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Friendly face set to retire later this month

WilliamsKnown to many as "Ithaca Mom" and described as “fantabulous,” Margie Williams has filled many roles during her 25-year career at the College. She began with the pathology unit doing data entry and has spent the last 19 years as the administrative assistant for the Office of Educational Development.

In this position, she spent much of her time scheduling meetings, providing course materials to students, and offering office support to her colleagues. Beyond this, though, she also did whatever she could to help the students, including making nearly a dozen quilts that SCAVMA sold or raffled at its annual auction.

“Early in my career, the students were about the same age as my daughters,” said Williams. “I knew from conversations with them, how important personal attention is to students. They wanted to feel like they were more than a number, more than a file.”

Earning a reputation as the either the person who will know or the one who will know who to ask, Williams also enjoys answering random questions: How do I get the lock cut off my locker? When do the buses run? What is my class rank? What credits do I need? How late are the doors unlocked? Where can my club meet?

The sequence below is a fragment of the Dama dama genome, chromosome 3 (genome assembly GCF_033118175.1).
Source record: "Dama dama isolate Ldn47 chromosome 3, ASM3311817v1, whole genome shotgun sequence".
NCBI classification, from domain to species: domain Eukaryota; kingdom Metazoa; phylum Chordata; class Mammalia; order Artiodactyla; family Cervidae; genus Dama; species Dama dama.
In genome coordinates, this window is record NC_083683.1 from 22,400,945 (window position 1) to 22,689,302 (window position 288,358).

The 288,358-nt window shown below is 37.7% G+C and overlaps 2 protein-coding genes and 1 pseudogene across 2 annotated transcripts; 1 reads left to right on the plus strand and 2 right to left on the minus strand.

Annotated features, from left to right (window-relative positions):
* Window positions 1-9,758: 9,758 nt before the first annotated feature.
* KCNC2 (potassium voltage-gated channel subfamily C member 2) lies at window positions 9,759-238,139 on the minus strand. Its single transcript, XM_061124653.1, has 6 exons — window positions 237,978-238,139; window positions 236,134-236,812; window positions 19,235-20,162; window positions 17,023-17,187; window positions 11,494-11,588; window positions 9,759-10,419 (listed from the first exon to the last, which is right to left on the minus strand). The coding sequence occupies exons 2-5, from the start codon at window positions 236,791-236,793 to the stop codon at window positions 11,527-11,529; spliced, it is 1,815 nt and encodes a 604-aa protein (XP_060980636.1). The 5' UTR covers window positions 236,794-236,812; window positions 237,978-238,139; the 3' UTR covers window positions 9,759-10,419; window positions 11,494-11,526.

“Margie is the glue that has held many a student together,” said Dr. Elizabeth Berliner ’03. “She is a front-line resource who is very accessible and wonderfully kind.”

But as all faculty and staff eventually do, Williams is preparing to retire (on January 30) and is excited to begin a new chapter in her life. With her husband, who will retire from his position the very next day, Williams plans to travel the country: Florida in February, Kansas in the spring, and who knows after that.

“Given our ages, our years of service, and the time, it just makes sense,” said Williams. “There’s a lot that we want to do. We don’t want to miss out on the opportunity to be able to do and experience all the opportunities that are out there and to be able to enjoy doing them. Too many people wait to retire until they’re not healthy enough or have lost interest in ‘doing.’ We decided that would not be us.”

Still, though, it will be difficult for Williams to totally walk away. The students and alumni, she said, have become friends, many of them joining her in the Facebook world.

“They’re like my own children,” Williams said, recalling a quick conversation with a mother at a White Coat ceremony a few years ago. “She asked me if one of the participants was my son or daughter. I told her every one of them was.”

Please feel free to congratulate Margie with a message.